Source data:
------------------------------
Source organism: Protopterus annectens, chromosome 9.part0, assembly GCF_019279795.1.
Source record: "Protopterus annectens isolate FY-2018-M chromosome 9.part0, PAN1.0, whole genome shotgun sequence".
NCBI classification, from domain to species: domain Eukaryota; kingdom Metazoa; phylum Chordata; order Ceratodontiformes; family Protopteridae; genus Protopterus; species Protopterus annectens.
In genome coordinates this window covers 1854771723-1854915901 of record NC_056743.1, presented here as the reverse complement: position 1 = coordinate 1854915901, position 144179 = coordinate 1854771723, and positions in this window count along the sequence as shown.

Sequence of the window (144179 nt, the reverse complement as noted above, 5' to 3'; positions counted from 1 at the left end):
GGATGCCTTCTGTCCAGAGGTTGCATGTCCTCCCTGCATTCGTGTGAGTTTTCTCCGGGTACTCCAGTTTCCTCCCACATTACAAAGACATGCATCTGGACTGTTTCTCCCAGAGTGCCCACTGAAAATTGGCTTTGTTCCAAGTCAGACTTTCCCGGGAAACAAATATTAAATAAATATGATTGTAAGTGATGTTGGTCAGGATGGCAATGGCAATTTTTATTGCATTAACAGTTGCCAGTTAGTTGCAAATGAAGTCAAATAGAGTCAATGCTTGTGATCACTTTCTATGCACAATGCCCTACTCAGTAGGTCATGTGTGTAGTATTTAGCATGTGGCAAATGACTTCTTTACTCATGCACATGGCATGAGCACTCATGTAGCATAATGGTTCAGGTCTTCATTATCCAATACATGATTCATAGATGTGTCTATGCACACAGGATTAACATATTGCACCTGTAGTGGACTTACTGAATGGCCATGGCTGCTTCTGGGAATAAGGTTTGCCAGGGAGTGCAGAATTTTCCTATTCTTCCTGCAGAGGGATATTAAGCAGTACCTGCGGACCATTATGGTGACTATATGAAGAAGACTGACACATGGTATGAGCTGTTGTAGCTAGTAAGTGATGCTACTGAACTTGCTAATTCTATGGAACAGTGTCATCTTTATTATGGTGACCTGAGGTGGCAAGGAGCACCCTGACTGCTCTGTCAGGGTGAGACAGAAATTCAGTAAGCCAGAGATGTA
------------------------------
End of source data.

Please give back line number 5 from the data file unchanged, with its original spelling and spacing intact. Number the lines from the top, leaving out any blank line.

Sequence of the window (144179 nt, the reverse complement as noted above, 5' to 3'; positions counted from 1 at the left end):